Climbers who stayed in villages close to the Everest base camp have started packing their gear and are leaving the mountain because Sherpa guides have refused to rebuild a climbing route destroyed by the earthquake-triggered avalanche, mountaineering officials said Tuesday.

Gyanendra Shrestha, an official at Nepal's Mountaineering Department, said Tuesday that the climbers were moving down from the base camp area. A handful of climbers still wanted to go ahead with their climbs, but without the route fixed over the Khumbu Icefall it was not possible.

Shrestha said some of the climbers had stayed in the mountain villages to help the Sherpas and their families who had their homes damaged by the April 25 earthquake.

The government has not formally canceled the climbing season and climbing permits are valid until the end of May, but the Sherpas have said they would not rebuild the climbing route because of safety and time reasons.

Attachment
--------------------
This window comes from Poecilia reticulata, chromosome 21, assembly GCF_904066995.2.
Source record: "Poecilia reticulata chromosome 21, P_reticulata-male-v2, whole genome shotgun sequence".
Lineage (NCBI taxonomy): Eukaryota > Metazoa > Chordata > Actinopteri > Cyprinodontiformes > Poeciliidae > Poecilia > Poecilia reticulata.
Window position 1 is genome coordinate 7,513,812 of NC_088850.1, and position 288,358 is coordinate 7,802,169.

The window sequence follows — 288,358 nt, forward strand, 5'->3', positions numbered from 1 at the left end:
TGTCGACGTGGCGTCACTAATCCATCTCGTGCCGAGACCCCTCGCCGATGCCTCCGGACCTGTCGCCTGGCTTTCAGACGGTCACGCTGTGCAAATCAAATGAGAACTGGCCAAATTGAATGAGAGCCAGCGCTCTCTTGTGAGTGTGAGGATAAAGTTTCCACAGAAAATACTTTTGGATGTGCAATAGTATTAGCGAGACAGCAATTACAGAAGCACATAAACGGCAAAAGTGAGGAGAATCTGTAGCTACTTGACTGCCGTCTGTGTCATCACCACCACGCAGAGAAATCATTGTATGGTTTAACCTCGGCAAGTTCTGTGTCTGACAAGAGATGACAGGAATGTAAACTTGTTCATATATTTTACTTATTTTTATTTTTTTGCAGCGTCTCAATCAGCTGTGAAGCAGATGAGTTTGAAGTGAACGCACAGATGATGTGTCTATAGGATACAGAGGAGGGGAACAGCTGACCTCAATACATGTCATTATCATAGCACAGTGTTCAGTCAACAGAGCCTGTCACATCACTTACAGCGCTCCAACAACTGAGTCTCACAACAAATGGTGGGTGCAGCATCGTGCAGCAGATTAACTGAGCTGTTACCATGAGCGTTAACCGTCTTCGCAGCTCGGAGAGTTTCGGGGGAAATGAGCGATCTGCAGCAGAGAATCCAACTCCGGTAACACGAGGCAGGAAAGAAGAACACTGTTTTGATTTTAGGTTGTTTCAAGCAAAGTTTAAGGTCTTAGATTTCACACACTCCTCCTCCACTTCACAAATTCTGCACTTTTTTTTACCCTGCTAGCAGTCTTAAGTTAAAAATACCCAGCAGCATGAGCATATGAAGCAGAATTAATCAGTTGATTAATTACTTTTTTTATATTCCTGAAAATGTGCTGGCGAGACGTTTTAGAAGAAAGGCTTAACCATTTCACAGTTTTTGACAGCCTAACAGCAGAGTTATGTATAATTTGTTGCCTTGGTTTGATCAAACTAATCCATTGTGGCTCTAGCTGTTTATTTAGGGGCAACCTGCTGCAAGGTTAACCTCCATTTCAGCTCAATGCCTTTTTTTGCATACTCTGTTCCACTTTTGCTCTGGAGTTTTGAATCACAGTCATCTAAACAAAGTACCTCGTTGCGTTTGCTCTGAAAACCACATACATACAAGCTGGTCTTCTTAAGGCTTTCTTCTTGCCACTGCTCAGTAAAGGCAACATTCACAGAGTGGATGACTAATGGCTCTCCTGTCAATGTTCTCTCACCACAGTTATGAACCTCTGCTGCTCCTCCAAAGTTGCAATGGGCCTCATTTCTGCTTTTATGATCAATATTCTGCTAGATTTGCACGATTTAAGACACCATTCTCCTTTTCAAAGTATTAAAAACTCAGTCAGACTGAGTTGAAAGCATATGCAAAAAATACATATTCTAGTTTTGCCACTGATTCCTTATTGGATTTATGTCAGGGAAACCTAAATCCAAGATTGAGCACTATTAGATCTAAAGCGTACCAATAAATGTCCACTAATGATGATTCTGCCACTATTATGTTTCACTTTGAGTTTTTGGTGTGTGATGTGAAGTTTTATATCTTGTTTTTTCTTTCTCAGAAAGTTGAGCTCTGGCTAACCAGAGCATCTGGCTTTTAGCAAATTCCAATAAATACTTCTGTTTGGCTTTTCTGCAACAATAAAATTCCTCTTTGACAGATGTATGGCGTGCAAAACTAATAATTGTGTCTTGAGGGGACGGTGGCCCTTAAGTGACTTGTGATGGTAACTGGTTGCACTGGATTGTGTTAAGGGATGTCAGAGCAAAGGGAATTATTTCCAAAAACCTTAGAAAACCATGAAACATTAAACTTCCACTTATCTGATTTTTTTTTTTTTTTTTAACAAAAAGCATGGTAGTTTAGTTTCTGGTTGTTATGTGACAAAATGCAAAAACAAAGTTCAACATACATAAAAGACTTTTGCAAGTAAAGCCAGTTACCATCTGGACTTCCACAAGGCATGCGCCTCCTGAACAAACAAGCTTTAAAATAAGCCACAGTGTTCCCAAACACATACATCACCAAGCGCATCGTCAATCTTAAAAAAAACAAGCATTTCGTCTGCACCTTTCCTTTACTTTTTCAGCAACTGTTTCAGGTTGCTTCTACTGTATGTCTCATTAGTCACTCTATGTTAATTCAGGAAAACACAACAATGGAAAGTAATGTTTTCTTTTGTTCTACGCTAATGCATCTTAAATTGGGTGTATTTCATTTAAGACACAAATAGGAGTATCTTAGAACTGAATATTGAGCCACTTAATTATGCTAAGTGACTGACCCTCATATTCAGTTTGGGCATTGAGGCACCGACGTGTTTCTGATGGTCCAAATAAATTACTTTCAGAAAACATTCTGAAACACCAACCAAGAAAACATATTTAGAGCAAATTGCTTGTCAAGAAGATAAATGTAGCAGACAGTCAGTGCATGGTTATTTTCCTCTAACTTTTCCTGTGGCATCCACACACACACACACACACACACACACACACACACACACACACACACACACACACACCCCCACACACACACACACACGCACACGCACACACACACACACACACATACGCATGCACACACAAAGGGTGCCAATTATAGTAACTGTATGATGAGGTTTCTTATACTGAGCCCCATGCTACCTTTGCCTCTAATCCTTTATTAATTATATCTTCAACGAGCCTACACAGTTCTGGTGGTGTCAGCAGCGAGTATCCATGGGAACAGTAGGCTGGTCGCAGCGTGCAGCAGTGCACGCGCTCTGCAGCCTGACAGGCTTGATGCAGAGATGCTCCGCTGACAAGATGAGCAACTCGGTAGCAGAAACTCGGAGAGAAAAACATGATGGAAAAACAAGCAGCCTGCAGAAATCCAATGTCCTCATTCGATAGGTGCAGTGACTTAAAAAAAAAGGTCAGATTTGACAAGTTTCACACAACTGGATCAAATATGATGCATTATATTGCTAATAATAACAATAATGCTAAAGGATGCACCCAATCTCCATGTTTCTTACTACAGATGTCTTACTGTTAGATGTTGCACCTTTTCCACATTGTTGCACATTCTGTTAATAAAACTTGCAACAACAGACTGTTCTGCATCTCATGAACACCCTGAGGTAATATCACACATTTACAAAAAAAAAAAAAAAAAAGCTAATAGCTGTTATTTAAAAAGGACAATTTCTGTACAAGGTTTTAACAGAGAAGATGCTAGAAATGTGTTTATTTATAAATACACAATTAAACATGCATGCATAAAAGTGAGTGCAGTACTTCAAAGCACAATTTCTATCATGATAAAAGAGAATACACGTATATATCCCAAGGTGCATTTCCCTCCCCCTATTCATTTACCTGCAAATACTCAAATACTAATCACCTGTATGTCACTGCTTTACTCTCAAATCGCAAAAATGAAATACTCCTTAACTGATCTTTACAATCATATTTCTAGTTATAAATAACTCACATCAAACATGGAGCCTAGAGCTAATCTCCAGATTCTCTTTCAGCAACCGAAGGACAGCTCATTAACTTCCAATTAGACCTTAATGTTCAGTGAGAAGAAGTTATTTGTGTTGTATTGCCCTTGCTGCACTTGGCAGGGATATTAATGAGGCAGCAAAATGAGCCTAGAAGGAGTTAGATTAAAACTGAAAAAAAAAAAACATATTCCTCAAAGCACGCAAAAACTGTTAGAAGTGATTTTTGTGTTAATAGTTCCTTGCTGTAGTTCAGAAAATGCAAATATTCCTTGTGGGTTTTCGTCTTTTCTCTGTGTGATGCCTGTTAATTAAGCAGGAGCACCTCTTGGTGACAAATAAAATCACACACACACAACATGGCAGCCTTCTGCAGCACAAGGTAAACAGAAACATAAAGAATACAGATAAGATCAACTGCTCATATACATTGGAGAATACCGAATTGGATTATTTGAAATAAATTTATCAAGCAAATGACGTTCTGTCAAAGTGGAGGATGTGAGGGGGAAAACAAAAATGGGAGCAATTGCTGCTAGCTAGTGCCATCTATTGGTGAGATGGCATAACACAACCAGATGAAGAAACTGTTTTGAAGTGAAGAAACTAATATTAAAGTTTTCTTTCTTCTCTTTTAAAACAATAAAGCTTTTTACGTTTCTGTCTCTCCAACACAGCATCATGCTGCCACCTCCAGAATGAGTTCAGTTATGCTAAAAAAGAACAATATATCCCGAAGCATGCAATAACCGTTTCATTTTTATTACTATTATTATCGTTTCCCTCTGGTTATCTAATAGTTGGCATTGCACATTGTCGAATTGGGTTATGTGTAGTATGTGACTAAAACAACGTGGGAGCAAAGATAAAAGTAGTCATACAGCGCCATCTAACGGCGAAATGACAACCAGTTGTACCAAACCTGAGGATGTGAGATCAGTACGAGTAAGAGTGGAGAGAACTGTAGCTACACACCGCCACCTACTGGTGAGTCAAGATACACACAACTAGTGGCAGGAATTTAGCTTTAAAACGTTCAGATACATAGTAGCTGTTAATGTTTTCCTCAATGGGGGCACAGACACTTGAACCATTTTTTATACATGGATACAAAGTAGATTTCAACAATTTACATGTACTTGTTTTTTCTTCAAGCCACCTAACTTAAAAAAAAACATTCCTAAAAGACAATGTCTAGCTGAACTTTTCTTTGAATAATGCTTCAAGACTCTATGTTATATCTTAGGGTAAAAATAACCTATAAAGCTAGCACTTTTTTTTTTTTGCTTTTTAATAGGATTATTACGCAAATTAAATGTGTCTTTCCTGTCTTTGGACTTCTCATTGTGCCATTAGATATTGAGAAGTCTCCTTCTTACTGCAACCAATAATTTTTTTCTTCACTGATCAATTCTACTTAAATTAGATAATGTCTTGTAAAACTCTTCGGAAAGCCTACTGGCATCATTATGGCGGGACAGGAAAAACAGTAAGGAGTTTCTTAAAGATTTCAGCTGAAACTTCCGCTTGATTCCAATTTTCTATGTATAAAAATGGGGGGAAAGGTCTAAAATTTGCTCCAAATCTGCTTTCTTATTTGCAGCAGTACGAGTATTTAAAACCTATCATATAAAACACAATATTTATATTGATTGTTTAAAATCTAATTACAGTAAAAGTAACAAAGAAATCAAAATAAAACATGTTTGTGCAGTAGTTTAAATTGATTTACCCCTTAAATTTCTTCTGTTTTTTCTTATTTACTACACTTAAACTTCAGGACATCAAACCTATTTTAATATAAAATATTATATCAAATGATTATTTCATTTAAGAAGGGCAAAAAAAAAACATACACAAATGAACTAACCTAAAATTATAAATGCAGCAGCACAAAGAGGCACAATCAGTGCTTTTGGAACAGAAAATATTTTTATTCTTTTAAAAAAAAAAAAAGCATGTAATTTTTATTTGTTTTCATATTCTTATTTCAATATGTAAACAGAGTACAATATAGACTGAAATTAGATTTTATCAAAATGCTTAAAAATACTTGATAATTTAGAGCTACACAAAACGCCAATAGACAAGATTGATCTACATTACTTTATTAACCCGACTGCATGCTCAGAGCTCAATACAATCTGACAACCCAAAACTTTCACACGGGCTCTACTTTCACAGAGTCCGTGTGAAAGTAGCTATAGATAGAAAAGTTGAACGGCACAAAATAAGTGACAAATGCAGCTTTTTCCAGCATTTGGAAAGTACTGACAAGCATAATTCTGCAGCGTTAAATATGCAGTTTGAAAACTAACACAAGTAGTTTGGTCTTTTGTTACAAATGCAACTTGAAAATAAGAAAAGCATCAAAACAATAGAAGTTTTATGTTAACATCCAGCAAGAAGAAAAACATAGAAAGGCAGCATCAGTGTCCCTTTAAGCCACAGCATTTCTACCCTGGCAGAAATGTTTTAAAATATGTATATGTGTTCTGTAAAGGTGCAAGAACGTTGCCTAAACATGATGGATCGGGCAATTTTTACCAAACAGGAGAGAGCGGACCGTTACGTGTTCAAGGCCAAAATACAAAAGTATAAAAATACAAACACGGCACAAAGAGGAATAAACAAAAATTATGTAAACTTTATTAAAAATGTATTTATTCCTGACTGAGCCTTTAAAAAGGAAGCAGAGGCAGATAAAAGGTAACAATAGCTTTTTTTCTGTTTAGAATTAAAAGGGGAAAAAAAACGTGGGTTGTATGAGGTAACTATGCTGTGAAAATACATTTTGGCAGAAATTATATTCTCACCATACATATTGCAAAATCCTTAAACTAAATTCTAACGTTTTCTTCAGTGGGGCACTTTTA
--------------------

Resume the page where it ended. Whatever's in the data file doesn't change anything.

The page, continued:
It would be the second consecutive year that the climbing season has been called off because of deaths on the world's highest peak. The season was canceled last year after an avalanche killed 16 Sherpa guides.

Mountaineering teams have until the end of this month to climb the peak, but without the route being fixed it will not be possible for them to attempt the climb. The Sherpas play a crucial role by bringing the ladders, ropes and equipment needed to clear the trail, but they feel the area is too dangerous and there is not enough time left in the season before it begins to get warmer, and melting ice and monsoon rains bring bad conditions.

Climbers and Sherpas attempting to reach the summit from the north face of the mountain in Tibet have already packed their gear and left after Chinese authorities closed all climbing for the spring season.

The April 25 earthquake has already killed more than 7,500 people in Nepal, flattened mountain villages and destroyed buildings and archaeological sites in Kathmandu.